Background.—Although migraine headaches affect a large segment of the population, no objective measure of therapeutic success is currently available. Comparing visit frequency and associated costs of care before and after introduction of a new therapy represents an important surrogatemeasure of success.
Methods.—One hundred four patients regularly attending a headache clinic for migraines at a tertiary care hospital were instructed in the use of a new abortive migraine therapy. Medical appointment and financial systems were searched retrospectively for visit frequency and associated patient care and institutional costs. The number of visits and mean costs 18 months before and after initiation of therapy were compared using the signed rank test and paired t-test, respectively.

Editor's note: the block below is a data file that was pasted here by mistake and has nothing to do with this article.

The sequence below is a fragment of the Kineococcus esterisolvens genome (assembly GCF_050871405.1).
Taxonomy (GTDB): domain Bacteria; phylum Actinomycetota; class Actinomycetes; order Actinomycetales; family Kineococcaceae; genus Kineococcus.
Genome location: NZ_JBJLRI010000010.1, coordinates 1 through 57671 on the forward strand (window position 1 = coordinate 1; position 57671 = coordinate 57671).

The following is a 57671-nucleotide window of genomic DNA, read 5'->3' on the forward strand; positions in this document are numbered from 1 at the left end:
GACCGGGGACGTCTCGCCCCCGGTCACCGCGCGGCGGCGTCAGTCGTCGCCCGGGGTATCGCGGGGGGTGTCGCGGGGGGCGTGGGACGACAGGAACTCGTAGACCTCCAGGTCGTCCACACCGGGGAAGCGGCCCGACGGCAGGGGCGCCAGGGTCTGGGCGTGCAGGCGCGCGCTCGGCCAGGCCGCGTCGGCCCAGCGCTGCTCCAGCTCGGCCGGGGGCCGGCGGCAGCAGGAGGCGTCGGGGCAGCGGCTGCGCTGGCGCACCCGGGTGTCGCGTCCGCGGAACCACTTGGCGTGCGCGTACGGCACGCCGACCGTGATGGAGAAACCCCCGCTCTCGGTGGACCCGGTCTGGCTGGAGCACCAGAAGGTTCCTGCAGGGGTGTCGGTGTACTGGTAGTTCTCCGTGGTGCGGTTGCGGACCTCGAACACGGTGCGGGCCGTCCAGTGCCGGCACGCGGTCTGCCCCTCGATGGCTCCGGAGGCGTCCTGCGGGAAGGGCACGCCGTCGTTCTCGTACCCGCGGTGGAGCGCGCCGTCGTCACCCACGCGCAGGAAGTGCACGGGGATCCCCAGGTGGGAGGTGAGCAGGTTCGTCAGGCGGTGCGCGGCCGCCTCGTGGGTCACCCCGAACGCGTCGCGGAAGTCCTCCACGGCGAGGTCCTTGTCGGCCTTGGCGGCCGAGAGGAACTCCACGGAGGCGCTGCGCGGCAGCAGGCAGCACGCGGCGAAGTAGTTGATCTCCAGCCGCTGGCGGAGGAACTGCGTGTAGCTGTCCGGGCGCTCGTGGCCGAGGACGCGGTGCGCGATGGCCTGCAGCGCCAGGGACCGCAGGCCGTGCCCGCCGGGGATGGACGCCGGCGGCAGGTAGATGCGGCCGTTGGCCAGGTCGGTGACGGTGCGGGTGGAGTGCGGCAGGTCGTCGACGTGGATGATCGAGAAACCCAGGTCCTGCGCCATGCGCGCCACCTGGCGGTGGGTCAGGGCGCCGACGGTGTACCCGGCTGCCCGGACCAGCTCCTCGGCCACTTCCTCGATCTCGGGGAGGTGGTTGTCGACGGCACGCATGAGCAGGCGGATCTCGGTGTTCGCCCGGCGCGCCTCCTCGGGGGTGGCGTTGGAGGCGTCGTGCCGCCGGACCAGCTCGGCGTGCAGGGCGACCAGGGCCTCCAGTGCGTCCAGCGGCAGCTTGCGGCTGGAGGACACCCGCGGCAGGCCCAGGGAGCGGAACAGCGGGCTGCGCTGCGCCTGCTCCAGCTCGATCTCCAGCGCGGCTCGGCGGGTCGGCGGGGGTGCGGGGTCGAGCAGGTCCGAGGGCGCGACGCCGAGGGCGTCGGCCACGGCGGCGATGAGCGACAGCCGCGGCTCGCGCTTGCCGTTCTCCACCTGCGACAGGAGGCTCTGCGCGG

Results.—The median number of visits made by study subjects to the headache clinic fell significantly following sumatriptan test dosing (P<0.001). Prior to the new treatment, mean total patient care and institutional costs were $228.59 and $112.81 per person, respectively, and fell to $135.93 and $78.16 (P<0.001) after therapy began.
Conclusions.—These data suggest that many patients with migraine benefit from sumatriptan, seek medical attention in a headache clinic less often, and incur fewer costs following initiation of treatment with this drug.